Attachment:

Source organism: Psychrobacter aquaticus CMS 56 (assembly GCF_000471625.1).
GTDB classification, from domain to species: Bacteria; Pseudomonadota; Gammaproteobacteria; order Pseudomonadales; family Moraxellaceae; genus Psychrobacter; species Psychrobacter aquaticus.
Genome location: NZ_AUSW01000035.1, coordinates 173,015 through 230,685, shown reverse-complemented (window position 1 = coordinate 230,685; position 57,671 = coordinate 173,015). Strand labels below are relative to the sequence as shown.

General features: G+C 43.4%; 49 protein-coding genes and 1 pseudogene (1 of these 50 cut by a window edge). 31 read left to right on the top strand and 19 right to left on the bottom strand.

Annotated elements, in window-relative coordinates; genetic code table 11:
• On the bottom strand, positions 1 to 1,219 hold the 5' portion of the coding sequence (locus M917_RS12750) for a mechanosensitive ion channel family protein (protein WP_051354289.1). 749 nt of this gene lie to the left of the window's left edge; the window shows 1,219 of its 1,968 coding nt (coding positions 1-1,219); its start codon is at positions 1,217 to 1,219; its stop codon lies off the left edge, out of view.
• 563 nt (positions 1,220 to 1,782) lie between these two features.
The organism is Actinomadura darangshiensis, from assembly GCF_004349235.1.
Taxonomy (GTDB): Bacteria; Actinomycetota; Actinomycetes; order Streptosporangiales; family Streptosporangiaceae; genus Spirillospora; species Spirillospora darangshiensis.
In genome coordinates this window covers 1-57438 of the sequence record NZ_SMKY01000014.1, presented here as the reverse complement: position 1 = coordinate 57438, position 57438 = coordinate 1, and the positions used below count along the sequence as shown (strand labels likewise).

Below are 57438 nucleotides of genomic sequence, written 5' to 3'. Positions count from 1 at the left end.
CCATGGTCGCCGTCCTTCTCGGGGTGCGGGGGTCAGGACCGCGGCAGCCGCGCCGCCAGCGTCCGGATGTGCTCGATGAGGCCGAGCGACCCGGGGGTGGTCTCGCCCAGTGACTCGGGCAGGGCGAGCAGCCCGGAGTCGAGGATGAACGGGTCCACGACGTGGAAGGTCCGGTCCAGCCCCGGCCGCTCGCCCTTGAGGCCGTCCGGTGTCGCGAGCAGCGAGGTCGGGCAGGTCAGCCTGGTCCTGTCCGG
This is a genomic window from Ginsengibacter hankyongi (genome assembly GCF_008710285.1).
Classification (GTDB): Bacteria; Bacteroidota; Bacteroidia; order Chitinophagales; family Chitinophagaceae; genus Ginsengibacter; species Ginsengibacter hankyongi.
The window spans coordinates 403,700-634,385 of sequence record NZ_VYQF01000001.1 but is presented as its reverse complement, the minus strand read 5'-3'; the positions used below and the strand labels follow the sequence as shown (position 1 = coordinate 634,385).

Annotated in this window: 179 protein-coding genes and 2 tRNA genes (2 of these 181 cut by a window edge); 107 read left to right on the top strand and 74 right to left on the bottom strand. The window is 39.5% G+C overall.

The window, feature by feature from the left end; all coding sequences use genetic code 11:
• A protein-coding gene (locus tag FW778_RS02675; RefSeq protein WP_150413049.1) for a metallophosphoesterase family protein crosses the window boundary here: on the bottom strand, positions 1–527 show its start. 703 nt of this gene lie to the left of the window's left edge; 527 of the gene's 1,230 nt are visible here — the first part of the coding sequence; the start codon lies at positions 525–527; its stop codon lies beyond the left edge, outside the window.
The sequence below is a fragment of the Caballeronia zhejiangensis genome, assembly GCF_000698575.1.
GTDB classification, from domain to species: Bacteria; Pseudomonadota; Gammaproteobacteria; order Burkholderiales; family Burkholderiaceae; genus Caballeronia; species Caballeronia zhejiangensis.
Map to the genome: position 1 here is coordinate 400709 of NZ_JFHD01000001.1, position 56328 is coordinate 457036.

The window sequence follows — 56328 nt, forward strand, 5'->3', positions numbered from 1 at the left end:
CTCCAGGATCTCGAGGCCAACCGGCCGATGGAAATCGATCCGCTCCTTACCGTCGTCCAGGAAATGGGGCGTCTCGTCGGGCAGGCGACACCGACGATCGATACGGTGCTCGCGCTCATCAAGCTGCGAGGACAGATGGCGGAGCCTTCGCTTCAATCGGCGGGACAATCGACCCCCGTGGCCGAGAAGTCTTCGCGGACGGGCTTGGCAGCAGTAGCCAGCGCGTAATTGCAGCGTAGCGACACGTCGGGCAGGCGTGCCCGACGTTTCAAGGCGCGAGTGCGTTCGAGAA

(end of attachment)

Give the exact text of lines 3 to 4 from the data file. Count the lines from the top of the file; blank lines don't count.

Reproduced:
Genome location: NZ_AUSW01000035.1, coordinates 173,015 through 230,685, shown reverse-complemented (window position 1 = coordinate 230,685; position 57,671 = coordinate 173,015). Strand labels below are relative to the sequence as shown.

General features: G+C 43.4%; 49 protein-coding genes and 1 pseudogene (1 of these 50 cut by a window edge). 31 read left to right on the top strand and 19 right to left on the bottom strand.